Moog Inc. recently partnered with construction and mining machinery OEM Komatsu on the development of a fully electric compact wheel loader.
Electrification of the wheel loader is possible through the use of Moog’s intelligent machine electrification system which contains many of the electronic components necessary for full-electric operation.
For this project, the companies worked closely together said David Grabau, Key Account Manager at Moog Construction, a division of Moog Inc., in an interview with Power & Motion. “Our goal working with Komatsu is to de-risk their development journey,” he said. “We have a very close relationship with our customers and take a system approach. We know that all of our subcomponents work together as a complete system and that allows us to quickly enable a fully electric vehicle.”
He said Moog strives to become an extension of its customers’ engineering and development teams. This benefitted the overall design as well as the ability to quickly modify Komatsu’s wheel loader to accommodate the batteries and electric actuators required for full-electric operation.
Also aiding the speed of development is the fact Moog provides a full system which is designed to the latest standards of safety interlocks between the components. “Therefore, each component is verifying its interconnectivity and allows for quick and safe integration in the field,” said Grabau.
Electronics Replace Hydraulics
To enable full-electric operation of the Komatsu wheel loader, Moog provided the following components as part of its intelligent machine electrification system:
- electric traction motor,
- electric cylinders for lift, tilt and steering,
- all power electronics,
- system controller computer, also called the ECVM, and
- battery and battery management system (BMS).
According to Grabau, the ECVM is the brains of the system. It contains all system communications, including IoT (Internet of Things) modems as well as power distribution. The latter distributes the bus voltage power from the battery to the rest of the components in the system.
What helps make the wheel loader fully electric is the fact there are no hydraulics on it. Similar to the Doosan Bobcat T7X electric compact track loader—which Moog helped develop and was introduced in early 2022—the Komatsu machine only contains a small volume of eco-friendly coolant said Grabau.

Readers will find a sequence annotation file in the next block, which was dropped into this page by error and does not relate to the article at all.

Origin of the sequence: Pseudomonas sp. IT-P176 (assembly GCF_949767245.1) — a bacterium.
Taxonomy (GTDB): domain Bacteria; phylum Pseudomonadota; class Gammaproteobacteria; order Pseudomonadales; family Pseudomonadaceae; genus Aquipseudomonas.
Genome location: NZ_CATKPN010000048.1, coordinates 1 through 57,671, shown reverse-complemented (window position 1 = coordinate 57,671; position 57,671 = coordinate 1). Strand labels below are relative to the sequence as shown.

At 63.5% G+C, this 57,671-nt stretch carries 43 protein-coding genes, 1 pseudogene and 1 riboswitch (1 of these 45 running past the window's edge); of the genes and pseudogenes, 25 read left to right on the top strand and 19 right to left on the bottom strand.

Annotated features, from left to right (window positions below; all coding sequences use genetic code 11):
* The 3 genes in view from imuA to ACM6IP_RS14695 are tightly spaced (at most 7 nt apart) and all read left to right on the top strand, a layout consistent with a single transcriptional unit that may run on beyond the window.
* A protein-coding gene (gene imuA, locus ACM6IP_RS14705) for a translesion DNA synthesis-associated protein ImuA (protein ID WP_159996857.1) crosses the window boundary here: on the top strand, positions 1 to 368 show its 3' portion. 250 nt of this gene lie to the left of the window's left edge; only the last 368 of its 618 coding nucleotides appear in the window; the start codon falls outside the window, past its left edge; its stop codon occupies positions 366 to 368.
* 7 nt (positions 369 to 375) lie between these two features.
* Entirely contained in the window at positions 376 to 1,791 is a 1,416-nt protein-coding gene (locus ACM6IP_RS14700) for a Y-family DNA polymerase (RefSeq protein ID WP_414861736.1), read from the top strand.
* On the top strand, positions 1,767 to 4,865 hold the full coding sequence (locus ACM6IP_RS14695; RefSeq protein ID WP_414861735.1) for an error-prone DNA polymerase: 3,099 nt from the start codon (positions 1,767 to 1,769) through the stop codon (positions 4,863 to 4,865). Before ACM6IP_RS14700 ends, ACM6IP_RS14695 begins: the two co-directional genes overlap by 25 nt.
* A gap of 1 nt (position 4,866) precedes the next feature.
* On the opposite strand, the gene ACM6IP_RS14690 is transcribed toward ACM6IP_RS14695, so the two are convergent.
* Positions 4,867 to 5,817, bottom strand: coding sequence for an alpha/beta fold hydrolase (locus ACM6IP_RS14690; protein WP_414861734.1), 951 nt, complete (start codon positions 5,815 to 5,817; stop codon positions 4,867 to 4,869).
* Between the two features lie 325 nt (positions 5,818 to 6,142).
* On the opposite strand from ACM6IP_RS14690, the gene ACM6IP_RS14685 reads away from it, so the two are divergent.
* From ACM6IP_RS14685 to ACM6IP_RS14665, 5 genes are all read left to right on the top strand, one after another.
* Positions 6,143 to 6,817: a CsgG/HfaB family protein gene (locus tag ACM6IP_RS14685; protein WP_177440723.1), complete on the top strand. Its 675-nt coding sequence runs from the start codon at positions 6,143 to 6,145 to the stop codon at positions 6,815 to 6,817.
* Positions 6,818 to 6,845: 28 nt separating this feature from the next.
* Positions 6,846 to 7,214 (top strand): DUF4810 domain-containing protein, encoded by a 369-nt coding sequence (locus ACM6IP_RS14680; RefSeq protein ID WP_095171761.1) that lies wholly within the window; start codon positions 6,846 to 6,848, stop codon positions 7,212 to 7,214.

In place of hydraulic components are high-torque servo motors for both traction and driving of the ball screws on each of the axes. In the case of the Komatsu machine, the traditional hydrostatic transmission that would normally be found on a wheel loader of this size was removed said Grabau. The servo motor used for traction is used instead to provide smooth forward and reverse operation as well as regenerative braking.
Benefits of Going All Electric
Moog’s intelligent machine electrification system enables a high level of efficiency and controllability, said Grabau. “That allows you to get more runtime or a reduced battery pack size,” he said. “And the higher level of controllability enables future advanced user controls or full autonomy. So, it's basically autonomous ready.”
This capability is achieved through the type of actuation used in the machine and being able to close the loop to have a more controllable actuator than a traditional hydraulic ram, he explained. Similarly with the wheel loader’s traction drive, control of its forward and reverse motion can be done more accurately.
In terms of efficiency, the all-electric system is in the upper 80% range said Grabau whereas the efficiency of a diesel-hydraulic system is typically 30-40%. Traditional hydraulic systems may also have significant losses in the 40-60% range but an electric alternative is under 20%.
Improving efficiency benefits end-use customers’ total cost of ownership which is vital for construction and other applications in which the wheel loader would be used. This piece of equipment is used for business purposes in most cases and being able to lower operational expenses can be very beneficial to a customer.
Showing this capability can also help the uptake of electric-powered machines – that they’re more than just a trend but can also provide actual performance benefits. This is a key goal for Moog and Komatsu who will be conducting joint testing of the wheel loader.
“Moog is working closely with Komatsu to understand the machine capabilities and performance,” said Grabau. “And the goal is to meet or exceed the diesel-hydraulic equivalent of the machine.”
Komatsu is showing the electric wheel loader during bauma 2022, one of the largest trade shows for the construction and mining industries. Moog is exhibiting at the show as well, highlighting its intelligent machine platform on several electric and autonomous demonstration vehicles.
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